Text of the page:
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Hobby Lobby owners ‘prayerfully await’ judges’ decision

Hobby Lobby founders David and Barbara Green said they prayerfully await the U.S. Supreme Court justices’ decision after attorneys argued a landmark religious freedom case brought by the company.

“We are thankful that the Supreme Court has heard our case,” Barbara Green stated in a press release March 25. “Our family started Hobby Lobby built on our faith and together as a family. We’ve kept that tradition for more than 40 years and we want to continue to live out our faith in the way we do business.”

The court in Washington, D.C. heard extended oral arguments in Sebelius v. Hobby Lobby and Sebelius v. Conestoga Wood, which challenge the Affordable Care Act’s Health and Human Services mandate on contraceptive coverage.

The Greens argue their arts-and-crafts store is a family business with the same religious freedom rights as an individual under the First Amendment and Religious Freedom Restoration Act.

The federal mandate requires businesses that don’t fall under the mandate’s religious exemption to provide potentially life-terminating drugs and devices in employee health insurance plans.

Hobby Lobby, which didn’t qualify for the exemption, said the mandate violates its religious beliefs. The company took their case to court for the severe fines it would pay for noncompliance.

Former U.S. solicitor general Paul Clement, who argued on behalf of the two companies, and The Becket Fund for Religious liberty counsel Lori Windham, gave statements after the oral arguments.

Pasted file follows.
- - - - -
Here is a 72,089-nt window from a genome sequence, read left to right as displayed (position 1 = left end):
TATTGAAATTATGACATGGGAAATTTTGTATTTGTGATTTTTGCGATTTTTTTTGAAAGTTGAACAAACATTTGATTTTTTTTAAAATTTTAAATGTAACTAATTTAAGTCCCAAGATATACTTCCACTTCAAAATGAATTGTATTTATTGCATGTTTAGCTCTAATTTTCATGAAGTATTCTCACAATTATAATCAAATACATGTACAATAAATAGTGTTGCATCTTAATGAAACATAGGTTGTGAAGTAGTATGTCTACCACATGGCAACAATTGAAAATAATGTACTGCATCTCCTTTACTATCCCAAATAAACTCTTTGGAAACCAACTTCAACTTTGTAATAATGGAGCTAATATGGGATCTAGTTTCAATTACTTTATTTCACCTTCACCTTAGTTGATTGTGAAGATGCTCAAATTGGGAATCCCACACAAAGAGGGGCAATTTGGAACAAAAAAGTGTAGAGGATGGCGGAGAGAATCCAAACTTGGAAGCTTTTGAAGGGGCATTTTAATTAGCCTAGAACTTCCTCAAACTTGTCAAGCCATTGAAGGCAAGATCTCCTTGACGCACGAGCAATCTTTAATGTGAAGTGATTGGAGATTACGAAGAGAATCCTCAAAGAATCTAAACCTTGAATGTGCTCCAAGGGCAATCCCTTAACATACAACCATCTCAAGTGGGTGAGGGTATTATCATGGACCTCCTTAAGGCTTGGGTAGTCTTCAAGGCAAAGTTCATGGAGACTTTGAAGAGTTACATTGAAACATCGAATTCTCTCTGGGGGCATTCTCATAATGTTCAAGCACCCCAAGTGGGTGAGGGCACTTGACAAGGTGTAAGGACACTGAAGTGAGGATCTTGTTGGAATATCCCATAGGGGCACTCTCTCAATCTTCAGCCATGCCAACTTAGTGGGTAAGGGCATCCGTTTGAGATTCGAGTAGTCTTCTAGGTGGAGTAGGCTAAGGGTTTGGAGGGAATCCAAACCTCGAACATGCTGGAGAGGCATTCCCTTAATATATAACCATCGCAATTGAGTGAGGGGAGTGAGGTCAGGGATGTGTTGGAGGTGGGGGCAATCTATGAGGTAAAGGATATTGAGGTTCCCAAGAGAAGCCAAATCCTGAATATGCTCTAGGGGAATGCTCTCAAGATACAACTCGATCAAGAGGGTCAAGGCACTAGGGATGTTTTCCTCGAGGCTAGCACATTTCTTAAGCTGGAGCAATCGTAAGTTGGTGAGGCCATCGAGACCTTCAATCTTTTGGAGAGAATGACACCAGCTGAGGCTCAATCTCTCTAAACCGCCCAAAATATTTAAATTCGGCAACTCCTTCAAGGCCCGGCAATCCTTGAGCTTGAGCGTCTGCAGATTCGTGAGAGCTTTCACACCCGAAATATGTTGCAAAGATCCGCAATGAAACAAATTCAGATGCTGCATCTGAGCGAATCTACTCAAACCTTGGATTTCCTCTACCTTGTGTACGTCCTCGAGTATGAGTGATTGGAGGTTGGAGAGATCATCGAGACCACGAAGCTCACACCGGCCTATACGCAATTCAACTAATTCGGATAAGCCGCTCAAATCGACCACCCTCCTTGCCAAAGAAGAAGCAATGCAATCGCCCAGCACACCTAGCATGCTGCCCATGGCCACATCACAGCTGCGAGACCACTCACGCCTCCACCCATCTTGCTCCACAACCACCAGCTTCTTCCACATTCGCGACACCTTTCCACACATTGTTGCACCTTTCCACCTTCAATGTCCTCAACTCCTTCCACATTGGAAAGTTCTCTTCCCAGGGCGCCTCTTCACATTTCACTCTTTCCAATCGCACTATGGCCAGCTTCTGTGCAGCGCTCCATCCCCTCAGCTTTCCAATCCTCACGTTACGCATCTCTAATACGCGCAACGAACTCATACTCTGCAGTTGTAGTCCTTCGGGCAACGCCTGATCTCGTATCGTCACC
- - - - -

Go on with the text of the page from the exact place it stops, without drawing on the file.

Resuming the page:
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“No one should be forced to give up their constitutionally protected civil rights just to open a family business,” Windham said. “This case demonstrates in no uncertain terms that the government’s efforts to strip this family business of its religious rights represent a gross violation of the Religious Freedom Restoration Act and the First Amendment.”

The Becket Fund is a non-profit law firm dedicated to protecting the free expression of all religions.

The oral arguments stated the law does not exclude the family businesses and their owners from religious freedom protections.

“The choice that the government has forced on us is out of step with the history of our great nation founded on religious freedom,” Green said. “We believe that no American should lose their religious freedom just because they open a family business.”

The Court is expected to rule on the case in June.


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